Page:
For both of these, Atlassian has a verification job running continuously, to verify that you continue to own the domain. If at any point the DNS record changes or the file is moved away from the root of your server. the verification job will fail and your domain status will go down to unverified.
After verifying your domain, you can optionally claim accounts. This will convert those users to managed accounts.
User Lifecycle Management
Instead of spending hours a week manually adding and editing user permissions and access to each product, connecting an identity identity provider will let you assign product access based on groups to automate provisioning and deprovisioning.
For example, marketing may need access to Confluence and Jira. And the engineering team may need access to Confluence, Jira, and Bitbucket.
By automating user provisioning and deprovisioning, you can feel confident that whenever someone joins or leaves that specific team, their Atlassian Cloud access is always up to date with your organization's identity provider. So you don't have to add and remove access per product per user.
Atlassian access supports Okta, Azure AD, Google Workspace and Onelogin. Organizations that have custom directories can leverage the Access APIs to build their own custom connector.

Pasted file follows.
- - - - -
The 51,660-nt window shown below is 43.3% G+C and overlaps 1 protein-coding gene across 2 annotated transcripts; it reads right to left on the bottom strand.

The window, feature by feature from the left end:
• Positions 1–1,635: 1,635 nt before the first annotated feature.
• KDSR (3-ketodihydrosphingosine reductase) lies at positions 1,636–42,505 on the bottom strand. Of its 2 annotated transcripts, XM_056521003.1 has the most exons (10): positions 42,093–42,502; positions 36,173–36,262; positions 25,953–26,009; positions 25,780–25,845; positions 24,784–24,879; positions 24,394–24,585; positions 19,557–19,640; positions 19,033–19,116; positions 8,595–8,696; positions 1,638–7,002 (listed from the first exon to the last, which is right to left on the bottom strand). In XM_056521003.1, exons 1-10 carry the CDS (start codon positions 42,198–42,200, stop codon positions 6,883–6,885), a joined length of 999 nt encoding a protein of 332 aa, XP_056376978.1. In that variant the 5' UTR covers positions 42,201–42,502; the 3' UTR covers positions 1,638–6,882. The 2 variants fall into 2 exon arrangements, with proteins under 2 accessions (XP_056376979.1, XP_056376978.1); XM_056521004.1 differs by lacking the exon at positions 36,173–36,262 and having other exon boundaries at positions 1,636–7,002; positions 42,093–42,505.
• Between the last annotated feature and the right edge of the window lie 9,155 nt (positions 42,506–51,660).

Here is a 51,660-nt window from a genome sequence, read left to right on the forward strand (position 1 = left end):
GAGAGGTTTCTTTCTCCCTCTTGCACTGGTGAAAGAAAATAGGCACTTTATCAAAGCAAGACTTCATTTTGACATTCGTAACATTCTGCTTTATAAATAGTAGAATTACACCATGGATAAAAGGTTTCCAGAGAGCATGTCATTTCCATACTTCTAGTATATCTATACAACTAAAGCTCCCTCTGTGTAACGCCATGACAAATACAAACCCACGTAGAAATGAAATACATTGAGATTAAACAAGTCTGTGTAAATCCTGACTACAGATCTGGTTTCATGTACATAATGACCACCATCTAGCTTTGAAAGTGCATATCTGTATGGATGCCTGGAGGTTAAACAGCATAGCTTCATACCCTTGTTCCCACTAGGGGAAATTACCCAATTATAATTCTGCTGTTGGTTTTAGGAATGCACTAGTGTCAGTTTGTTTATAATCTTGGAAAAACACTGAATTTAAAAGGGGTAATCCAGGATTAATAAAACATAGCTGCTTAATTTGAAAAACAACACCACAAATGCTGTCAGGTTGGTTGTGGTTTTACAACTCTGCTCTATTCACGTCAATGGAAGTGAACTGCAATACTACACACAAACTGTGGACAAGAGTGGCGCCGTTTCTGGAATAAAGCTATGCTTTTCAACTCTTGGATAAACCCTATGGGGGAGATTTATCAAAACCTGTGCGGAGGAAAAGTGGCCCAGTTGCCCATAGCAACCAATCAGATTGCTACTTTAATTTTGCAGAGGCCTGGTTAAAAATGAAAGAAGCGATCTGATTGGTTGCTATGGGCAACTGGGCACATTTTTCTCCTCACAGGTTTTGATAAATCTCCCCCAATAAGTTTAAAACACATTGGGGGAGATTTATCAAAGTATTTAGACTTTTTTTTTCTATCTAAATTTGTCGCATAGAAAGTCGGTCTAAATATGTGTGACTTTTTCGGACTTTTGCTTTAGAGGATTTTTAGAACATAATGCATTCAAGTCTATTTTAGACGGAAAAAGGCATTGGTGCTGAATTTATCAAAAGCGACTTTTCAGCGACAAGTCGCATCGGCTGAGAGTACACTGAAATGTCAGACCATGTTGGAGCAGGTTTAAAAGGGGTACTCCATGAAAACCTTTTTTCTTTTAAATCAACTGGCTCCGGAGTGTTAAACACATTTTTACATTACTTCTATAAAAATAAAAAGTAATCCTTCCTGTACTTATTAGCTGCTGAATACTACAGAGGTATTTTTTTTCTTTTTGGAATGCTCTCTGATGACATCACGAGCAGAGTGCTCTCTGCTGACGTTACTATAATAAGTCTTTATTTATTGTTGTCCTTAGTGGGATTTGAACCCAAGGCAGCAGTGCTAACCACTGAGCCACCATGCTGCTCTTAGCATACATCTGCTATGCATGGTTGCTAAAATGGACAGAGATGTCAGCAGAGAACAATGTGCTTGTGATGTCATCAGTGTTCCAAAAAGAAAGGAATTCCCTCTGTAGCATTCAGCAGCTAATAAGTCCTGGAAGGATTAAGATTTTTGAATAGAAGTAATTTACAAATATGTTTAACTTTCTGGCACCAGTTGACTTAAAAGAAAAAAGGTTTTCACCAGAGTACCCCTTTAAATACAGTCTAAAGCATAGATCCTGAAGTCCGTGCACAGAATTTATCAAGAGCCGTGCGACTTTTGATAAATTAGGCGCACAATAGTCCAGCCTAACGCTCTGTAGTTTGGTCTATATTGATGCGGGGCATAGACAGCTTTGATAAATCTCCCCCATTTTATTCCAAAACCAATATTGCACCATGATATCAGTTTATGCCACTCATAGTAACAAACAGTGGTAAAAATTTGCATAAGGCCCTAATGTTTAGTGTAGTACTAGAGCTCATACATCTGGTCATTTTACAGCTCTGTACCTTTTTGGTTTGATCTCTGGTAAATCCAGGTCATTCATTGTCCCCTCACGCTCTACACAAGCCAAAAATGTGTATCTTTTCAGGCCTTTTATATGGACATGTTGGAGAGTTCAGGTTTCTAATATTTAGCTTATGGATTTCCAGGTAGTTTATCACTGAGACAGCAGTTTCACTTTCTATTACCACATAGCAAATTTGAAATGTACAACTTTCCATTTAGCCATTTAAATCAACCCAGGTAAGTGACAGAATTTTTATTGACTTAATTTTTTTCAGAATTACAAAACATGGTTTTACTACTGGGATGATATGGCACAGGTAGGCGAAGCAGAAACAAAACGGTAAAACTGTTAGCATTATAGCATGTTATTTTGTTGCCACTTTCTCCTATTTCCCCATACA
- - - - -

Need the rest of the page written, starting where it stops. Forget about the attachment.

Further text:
Setting up automatic user provisioning
To set up automatic user provisioning with Okta, refer to this Atlassian guide that has step-by-step instructions.
Single Sign On
Not only will SSO help secure your company's data, It’s also a very seamless and easy way for your users to log in to Atlasian cloud.
Similarly to user provisioning, setting up SAML SSO involves generating tokens and copying them back and forth between your identity provider and Atlassian, albeit with a couple additional steps.
So SCIM and SAML work great on their own, but even better together. You can provision users from an IDP into your Atlasian organization and then hand off SSO to the same identity provider.
This lets you centralize all your user creation, login and security in one place. If your users are using Google workspace, you can also use Atlassian access to enforce login with Google.
If your identity provider is listed here, then use the identity provider instructions to set up SAML single sign-on.
If you don't have an identity provider today, you can still apply security features through Access.
To apply security features, head to the authentication policies page. You can add multiple policies, but we're going to go into the default policy for all users.
Within here, you can use single sign on for SAML, but if not, your other options are still available, you can require two factor authentication.
You can set a password policy, which mandates how strong your passwords should be, as well as their expiration date. You can also set idle session duration timeouts so that your user accounts are automatically logged out after a set period of time of idling.